The original Cool Tools review of this comes from Sue Bettenhausen, who recommended it for nails and pins, putting together her son’s bike, hanging pictures, or shortening pants. I also see several Amazon reviews from people using these while doing car repairs to prevent bolts from falling into the engine.

The wristband comes in a few colors, but red seems like it provides the best contrast so screws and nails don’t just blend in.

-- Donald Bell 06/22/17

22 June 2017

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Bulk Pregnancy Tests

Fast and accurate pregnancy test for a fraction of the usual cost

People don’t generally learn of the existence of cheap bulk pregnancy tests until they are trying to get pregnant. I wish I’d been given a pack of these when I first started having sex. At $7.50 for a pack of 20 (instead of $10 for one at a drugstore), you can put your mind at ease instantly, for a less than fifty cents. Why not make it part of your monthly self care routine?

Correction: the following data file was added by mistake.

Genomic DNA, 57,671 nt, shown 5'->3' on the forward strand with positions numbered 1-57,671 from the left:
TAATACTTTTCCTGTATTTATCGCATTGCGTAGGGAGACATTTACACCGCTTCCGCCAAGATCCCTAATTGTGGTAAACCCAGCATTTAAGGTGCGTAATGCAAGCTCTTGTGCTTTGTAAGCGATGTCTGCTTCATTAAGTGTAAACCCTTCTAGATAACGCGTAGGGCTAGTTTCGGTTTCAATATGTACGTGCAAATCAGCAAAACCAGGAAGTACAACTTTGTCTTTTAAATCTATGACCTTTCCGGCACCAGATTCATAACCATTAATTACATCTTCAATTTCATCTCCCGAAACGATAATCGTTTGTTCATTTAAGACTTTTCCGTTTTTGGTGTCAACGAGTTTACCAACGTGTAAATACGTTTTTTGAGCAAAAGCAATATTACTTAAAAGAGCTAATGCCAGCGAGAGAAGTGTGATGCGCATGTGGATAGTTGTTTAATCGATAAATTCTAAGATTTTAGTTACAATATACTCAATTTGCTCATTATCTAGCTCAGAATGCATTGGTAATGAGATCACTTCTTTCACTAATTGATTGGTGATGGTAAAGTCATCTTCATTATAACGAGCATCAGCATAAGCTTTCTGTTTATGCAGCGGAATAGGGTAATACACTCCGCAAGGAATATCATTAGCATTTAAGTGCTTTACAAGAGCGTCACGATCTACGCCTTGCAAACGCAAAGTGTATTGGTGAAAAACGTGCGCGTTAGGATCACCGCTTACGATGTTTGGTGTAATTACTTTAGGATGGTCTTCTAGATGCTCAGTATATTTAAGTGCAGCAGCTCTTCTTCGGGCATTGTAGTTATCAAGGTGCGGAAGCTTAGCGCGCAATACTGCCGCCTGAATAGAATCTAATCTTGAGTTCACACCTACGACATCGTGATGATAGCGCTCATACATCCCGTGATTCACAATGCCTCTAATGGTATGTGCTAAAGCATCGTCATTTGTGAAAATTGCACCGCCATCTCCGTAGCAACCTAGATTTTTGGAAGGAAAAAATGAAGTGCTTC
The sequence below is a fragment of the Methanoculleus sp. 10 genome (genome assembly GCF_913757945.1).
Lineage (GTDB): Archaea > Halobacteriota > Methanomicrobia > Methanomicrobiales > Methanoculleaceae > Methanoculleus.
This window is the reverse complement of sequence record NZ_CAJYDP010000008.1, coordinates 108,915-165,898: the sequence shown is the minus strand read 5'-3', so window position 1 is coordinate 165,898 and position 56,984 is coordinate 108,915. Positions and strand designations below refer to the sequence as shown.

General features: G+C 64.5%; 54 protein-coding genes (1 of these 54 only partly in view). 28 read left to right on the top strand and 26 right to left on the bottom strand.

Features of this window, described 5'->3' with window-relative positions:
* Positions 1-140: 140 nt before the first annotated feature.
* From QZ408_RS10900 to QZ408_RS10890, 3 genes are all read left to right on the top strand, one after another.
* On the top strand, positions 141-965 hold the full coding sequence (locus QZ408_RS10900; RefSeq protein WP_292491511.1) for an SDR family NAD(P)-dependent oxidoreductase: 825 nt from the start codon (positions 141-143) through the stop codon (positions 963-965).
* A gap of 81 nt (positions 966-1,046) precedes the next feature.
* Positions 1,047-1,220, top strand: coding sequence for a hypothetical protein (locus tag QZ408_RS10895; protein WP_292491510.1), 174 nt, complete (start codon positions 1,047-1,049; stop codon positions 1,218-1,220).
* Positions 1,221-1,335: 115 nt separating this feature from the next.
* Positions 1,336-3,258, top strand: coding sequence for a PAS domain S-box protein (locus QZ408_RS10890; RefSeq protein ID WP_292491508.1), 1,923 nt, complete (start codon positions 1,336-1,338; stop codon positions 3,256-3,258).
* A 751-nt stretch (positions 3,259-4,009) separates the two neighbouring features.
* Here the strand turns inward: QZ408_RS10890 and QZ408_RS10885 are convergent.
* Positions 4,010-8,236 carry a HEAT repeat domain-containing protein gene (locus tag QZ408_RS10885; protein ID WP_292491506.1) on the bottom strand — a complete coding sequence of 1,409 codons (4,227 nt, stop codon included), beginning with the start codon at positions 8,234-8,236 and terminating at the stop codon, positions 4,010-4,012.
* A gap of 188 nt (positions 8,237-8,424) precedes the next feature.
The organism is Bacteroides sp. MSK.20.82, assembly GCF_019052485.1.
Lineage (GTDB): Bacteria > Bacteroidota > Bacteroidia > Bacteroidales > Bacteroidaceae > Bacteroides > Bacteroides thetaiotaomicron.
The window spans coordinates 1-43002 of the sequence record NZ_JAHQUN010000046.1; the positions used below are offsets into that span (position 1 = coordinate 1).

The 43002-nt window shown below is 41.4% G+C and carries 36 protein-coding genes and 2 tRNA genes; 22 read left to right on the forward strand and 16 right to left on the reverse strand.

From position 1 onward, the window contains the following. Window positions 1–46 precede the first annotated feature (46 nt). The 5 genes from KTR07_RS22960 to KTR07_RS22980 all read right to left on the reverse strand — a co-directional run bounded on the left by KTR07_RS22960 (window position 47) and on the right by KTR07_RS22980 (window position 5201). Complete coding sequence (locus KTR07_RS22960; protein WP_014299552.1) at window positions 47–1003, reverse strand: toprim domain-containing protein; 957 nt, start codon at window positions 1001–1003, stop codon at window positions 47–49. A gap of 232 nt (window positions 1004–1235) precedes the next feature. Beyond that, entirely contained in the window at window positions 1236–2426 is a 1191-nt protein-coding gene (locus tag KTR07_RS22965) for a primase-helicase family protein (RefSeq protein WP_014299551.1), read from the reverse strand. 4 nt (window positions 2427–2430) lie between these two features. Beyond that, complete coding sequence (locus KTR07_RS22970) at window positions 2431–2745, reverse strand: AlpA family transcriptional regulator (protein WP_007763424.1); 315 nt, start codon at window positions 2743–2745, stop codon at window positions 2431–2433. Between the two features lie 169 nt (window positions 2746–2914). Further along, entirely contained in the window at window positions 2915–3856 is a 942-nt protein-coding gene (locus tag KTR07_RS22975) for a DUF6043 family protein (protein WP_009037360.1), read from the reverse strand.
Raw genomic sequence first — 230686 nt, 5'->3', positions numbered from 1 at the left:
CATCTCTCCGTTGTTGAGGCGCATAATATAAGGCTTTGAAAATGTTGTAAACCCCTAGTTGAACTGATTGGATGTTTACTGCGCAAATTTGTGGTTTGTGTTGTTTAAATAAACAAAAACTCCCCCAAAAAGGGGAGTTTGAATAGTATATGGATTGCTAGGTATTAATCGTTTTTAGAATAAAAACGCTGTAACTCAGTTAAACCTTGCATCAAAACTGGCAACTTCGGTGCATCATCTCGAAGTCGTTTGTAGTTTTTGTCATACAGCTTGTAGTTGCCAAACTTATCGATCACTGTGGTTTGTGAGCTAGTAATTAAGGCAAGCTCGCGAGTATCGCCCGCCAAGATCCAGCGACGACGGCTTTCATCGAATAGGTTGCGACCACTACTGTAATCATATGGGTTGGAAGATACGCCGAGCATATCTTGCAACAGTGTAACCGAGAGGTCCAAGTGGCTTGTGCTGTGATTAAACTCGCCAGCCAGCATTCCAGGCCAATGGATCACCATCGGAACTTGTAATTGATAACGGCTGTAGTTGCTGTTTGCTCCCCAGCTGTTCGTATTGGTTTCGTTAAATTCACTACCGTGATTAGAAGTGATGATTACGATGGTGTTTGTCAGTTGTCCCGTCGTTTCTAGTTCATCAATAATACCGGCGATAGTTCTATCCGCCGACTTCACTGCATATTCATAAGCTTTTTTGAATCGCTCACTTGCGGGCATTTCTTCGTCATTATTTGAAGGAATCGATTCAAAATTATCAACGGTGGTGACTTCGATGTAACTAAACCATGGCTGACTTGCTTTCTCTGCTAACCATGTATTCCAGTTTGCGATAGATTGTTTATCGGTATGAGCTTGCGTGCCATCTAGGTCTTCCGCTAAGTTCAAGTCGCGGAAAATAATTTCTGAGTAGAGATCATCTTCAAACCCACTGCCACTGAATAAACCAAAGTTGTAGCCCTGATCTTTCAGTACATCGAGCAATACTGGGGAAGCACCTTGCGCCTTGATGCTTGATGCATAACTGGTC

These would be especially useful for those using the seasonal pill, injection, IUD, or other forms of birth control that alter your cycles, and for people with irregular cycles (which is most of us, at times). You hear stories of people on the pill finding out they’re going to have a baby in three months, because they just didn’t think it was possible. Don’t let it happen to you. Knowledge is power. The sooner you know about a pregnancy the more options you have, and the better you can take care of the health of your offspring if you choose to carry.

-- Reanna Alder 06/22/17

21 June 2017

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Interview with Tim Ferriss, Author of Four #1 NYT/WSJ Bestsellers